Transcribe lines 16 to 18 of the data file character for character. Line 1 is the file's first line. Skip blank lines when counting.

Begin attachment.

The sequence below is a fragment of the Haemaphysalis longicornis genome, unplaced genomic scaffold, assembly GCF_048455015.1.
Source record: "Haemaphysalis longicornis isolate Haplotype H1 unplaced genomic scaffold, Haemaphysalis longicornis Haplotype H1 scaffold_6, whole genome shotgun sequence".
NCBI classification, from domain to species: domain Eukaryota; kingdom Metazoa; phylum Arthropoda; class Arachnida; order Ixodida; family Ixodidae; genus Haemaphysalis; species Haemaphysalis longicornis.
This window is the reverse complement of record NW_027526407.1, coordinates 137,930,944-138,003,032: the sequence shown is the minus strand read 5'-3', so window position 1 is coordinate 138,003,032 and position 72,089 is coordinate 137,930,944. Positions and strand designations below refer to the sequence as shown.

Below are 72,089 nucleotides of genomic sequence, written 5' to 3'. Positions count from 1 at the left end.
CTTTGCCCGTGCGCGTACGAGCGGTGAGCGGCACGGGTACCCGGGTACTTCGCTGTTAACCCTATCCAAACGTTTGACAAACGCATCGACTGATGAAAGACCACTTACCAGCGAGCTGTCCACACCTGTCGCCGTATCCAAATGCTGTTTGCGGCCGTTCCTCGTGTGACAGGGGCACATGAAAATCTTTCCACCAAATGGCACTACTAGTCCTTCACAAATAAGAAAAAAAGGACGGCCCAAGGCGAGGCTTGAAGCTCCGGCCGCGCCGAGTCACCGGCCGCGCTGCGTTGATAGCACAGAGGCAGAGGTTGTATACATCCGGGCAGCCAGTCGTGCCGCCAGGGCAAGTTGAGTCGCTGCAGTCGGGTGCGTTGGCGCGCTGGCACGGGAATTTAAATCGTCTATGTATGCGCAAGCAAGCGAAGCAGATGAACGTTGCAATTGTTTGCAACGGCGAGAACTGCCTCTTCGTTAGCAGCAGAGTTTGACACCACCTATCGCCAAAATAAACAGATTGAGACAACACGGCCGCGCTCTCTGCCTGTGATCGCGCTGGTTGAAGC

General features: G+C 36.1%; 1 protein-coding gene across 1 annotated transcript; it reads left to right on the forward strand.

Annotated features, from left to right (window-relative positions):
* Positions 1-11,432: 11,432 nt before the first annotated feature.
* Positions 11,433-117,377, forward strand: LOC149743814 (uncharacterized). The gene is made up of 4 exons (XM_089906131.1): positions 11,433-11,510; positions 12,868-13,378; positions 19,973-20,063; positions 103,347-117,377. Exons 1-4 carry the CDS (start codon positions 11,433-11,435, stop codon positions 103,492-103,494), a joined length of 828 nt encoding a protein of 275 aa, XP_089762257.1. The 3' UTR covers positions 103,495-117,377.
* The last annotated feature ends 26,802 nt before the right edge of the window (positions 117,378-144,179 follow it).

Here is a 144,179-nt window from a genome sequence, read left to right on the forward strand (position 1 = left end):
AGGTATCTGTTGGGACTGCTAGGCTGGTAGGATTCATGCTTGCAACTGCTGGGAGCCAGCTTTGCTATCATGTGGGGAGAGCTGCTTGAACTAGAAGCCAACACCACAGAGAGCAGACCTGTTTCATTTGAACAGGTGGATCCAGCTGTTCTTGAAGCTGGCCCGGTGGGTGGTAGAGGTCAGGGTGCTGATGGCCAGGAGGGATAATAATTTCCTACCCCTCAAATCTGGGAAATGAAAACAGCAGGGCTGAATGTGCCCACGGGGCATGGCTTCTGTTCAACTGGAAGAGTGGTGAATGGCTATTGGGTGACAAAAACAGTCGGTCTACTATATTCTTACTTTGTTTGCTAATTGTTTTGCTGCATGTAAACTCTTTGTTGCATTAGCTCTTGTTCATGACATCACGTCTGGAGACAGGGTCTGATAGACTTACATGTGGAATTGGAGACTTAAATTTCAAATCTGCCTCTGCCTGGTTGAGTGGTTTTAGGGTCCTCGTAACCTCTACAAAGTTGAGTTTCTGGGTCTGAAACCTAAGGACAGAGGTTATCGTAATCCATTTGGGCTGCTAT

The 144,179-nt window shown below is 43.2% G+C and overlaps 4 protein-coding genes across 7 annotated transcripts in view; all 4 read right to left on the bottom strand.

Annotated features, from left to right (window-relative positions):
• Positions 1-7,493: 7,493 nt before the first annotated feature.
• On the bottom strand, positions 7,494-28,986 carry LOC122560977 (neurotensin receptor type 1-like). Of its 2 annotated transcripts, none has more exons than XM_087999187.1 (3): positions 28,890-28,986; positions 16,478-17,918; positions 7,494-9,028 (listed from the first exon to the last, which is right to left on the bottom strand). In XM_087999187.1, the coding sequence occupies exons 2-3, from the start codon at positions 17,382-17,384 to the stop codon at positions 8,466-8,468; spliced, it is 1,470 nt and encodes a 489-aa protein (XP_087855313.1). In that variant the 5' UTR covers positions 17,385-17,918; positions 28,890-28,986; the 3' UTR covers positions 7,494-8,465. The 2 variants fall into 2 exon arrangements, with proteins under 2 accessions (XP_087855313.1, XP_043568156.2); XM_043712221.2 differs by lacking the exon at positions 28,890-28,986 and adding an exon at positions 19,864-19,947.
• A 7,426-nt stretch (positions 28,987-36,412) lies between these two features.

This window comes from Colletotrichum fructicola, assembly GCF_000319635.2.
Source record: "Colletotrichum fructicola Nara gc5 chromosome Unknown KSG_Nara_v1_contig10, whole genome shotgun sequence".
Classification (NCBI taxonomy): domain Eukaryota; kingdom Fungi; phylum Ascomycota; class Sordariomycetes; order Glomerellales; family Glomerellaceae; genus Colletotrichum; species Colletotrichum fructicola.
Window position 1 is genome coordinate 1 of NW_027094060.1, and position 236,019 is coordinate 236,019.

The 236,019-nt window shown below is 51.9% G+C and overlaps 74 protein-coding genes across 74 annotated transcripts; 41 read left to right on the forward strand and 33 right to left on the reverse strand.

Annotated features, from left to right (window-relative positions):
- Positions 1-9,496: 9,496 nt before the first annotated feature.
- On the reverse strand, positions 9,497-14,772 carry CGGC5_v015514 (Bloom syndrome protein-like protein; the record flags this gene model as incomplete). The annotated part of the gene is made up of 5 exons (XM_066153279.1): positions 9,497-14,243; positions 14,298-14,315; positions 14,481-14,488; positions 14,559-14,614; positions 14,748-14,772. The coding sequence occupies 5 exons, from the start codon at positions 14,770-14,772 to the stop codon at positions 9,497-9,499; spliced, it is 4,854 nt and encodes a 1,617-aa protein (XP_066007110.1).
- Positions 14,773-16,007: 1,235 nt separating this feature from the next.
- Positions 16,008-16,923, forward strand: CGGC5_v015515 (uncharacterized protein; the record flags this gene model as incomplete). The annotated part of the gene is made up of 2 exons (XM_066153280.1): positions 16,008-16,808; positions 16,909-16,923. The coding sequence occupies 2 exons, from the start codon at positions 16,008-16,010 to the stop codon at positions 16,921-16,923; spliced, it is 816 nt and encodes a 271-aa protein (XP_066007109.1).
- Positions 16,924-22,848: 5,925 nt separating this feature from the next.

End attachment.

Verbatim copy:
• Positions 1-7,493: 7,493 nt before the first annotated feature.
• On the bottom strand, positions 7,494-28,986 carry LOC122560977 (neurotensin receptor type 1-like). Of its 2 annotated transcripts, none has more exons than XM_087999187.1 (3): positions 28,890-28,986; positions 16,478-17,918; positions 7,494-9,028 (listed from the first exon to the last, which is right to left on the bottom strand). In XM_087999187.1, the coding sequence occupies exons 2-3, from the start codon at positions 17,382-17,384 to the stop codon at positions 8,466-8,468; spliced, it is 1,470 nt and encodes a 489-aa protein (XP_087855313.1). In that variant the 5' UTR covers positions 17,385-17,918; positions 28,890-28,986; the 3' UTR covers positions 7,494-8,465. The 2 variants fall into 2 exon arrangements, with proteins under 2 accessions (XP_087855313.1, XP_043568156.2); XM_043712221.2 differs by lacking the exon at positions 28,890-28,986 and adding an exon at positions 19,864-19,947.
• A 7,426-nt stretch (positions 28,987-36,412) lies between these two features.